• rate this

    Comment number 45.

    Whales are always worth saving. More humans than I care for aren't.

  • rate this

    Comment number 44.

    What a fantastic job these guys do, they are silent heroes who make the world a better place even if it doesn't seem obvious at first.

    As human beings we consider ourselves the most advanced species in the world, yet we are the only one that actively destroys its own habitat - just something to think about.

  • rate this

    Comment number 43.

    Good job. Seems humans' relationship with whales illustrate both the highest and lowest aspects of our nature

  • rate this

    Comment number 42.

    So whales aren't that intelligent after all

  • rate this

    Comment number 41.

    Good work, Im sure they have a Whale of a time!

  • rate this

    Comment number 40.

    @25 Ray Craig We care about whales because they have an innate innocence and they can't speak out for themselves. Caring for animals does not stop us caring for people too but you have to deal with each issue in the appropriate forum, and this thread is for whales. If you think our society is closed, try one somwhere else...like Christian Fundamentalist America for example.

  • rate this

    Comment number 39.

    Regardless of what any brand of Sky-Fairy tradition has to say on sustainability, it has pragmatic benefits, unsustainable practises are by definition, unsustainable.
    The international, commercial whaling industry comprehensively proved it was unsustainable and could not be trusted to respect quotas, so the IWC Moratorium is the only thing standing between the Great Whale species and ecocide

  • rate this

    Comment number 38.

    #37 The whales are being tangled in fishing nets. Thats the connection. The idea that Christianity is anti-fishing is hilarious.

    If you want a real laugh look at what christians used to class as 'fish' to avoid eating 'meat' on Friday. The list included barnacle geese and beavers as being 'fish'. Classing whales as 'fish' is a minor mistake compared to calling a beaver one!

  • rate this

    Comment number 37.

    What have whales (mammals) to do with fish?Pity your gods don't produce better brain power!

  • rate this

    Comment number 36.

    Clinton will participate in 3 major conferences: the ASEAN Regional Forum, the East Asia Summit Foreign Ministers Meeting, & US-ASEAN Post-Ministerial Conference. Tensions between China & its neighbors over maritime disputes is sure to be high on agenda with whaling no where to be seen. As in all confrontation, the innocent are ignored; yet they become the sacrificial victims.

  • rate this

    Comment number 35.

    #34 Wrong? what is Genesis 1.26 then? I'm quoting your bible at you. I presume the 'fish' that went along with the loaves when Jesus fed the 5000 were artificial fish made from Tofu. Personally I won't guess at what your Gods opinions are on any matter (the habit of religious types to do just that is why I'm anti-religious) but I'd suggest if he exists he can deal with whaling ships quite easily.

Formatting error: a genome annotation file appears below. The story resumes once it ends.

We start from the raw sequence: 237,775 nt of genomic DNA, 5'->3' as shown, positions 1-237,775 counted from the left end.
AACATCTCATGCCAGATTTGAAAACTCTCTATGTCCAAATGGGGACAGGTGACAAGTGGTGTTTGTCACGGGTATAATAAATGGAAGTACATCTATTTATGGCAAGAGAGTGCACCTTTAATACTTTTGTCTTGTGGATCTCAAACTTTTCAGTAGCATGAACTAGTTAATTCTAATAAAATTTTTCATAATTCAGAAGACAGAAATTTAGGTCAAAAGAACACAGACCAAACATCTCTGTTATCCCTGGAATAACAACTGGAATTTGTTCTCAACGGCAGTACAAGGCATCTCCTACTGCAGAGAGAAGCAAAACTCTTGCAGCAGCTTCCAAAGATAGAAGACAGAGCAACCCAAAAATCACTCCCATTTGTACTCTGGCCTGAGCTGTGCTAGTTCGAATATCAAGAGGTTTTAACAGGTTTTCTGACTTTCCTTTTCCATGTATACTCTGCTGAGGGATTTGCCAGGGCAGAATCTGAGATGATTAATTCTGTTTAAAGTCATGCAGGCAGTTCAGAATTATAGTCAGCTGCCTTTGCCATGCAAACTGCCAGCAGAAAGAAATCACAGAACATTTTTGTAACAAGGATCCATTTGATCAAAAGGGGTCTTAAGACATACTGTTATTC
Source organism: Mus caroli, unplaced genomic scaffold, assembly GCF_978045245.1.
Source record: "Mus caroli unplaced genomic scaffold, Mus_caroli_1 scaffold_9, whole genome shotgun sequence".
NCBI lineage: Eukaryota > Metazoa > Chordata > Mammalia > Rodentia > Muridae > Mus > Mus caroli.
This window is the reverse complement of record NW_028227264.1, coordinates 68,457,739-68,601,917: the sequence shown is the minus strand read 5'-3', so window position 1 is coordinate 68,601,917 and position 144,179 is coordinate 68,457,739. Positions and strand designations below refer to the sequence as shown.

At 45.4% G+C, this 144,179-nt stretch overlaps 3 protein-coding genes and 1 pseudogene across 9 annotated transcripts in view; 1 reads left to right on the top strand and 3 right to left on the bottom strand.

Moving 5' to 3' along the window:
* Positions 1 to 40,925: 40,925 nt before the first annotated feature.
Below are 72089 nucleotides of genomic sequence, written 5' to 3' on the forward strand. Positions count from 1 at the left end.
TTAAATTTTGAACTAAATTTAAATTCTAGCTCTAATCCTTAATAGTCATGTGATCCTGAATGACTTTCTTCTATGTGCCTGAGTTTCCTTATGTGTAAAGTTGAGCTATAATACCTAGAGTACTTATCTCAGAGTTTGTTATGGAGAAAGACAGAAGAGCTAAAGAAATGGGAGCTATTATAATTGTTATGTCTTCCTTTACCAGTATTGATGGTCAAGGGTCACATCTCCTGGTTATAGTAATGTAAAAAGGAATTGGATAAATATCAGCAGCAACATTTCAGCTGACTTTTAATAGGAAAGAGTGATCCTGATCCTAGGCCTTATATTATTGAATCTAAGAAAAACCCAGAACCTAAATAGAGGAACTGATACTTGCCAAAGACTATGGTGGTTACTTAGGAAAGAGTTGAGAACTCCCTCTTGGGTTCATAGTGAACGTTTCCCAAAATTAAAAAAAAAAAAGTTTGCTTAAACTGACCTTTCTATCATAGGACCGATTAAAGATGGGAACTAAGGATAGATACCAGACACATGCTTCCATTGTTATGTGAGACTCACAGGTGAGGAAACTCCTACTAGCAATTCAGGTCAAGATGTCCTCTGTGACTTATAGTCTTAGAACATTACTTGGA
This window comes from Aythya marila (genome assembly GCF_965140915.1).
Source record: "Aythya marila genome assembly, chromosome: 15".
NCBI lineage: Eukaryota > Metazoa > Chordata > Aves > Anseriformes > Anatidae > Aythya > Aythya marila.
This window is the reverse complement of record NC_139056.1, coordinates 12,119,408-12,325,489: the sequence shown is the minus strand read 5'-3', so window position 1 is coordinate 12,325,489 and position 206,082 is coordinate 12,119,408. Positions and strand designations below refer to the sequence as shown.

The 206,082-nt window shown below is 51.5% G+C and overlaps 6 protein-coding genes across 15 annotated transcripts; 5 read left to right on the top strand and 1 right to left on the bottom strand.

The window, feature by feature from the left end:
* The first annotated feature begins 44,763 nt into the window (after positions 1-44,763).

• rate this

    Comment number 34.

    32. Peter, Wrong I'm afraid. Pre Fall, World Diet Fruit & Nuts, Post Fall - Root Vegetables added, Post Flood, Meat. This was due to the dramatic climate change and change to our bodies & stature. This is why Seventh Day Adventists for instance are mostly vegetarian, some totally . I'm sure the Almighty does not frown on subsistence & care. But greed and drift-nets, he may take a dim view.

  • rate this

    Comment number 33.

    Must be deeply satisfying to help free a giant mammal from its suffering

    It is, I pulled my wife out of a cold bath this morning, felt great

  • rate this

    Comment number 32.

    #31. RayCraig
    Maybe a bible class time (from an Agnostic). Look up Genesis 1.26
    Then God said, "Let us make man in our image, in our likeness, and let them rule over the fish of the sea and the birds of the air, over the livestock, over all the earth, and over all the creatures that move along the ground."
    Sounds like God endorses whaling. Most of the disciples were fishermen.

  • rate this

    Comment number 31.

    I am a Christian, The original cal of God was to tend the Garden I.E. Look after the Planet and take care of it, we are all tenants. The Whale, The Leopard, The Elephant, should all be respected and protected. My comment was to highlight the daily bias by the corporation we pay tax to. They wouldn't publish an article that was pro whaling. They won't publish pro Christian ones either.

  • rate this

    Comment number 30.

    60-70 % of whales show scars of entangling. Shame!
    Labour, Greens & ACT are backing Govt''s condemnation of S. Korea's decision to resume whaling.S. Korea is copying Japan's controversial "scientific research" - loophole in international moratorium. Let's hope East Asia Summit in Cambodia next week will alert these butchers to world's condemnation.

  • rate this

    Comment number 29.

    It is estimated from several different source that around 300,000 whales & dolphins die every year entangled in fishing gear. This serves no purpose; these whales & dolphins feed no one, except maybe scavenger fish - like sharps which gauche into them, torture them - bite by bite.
    Global community should have NO TASTE FOR THIS SUFFERING & SLAUGHTER!

  • rate this

    Comment number 28.

    @ RC "If you don't care for Humans, why should anyone care for Whales?"

    Humans have the ability to make others aware of a situation - as you are doing - and to instigate changes. Unfortunately Whales and other creatures do not have the same opportunities so it is up to the rest of the Human society to look out for them. You try being held under water by a net with no-one to help free you.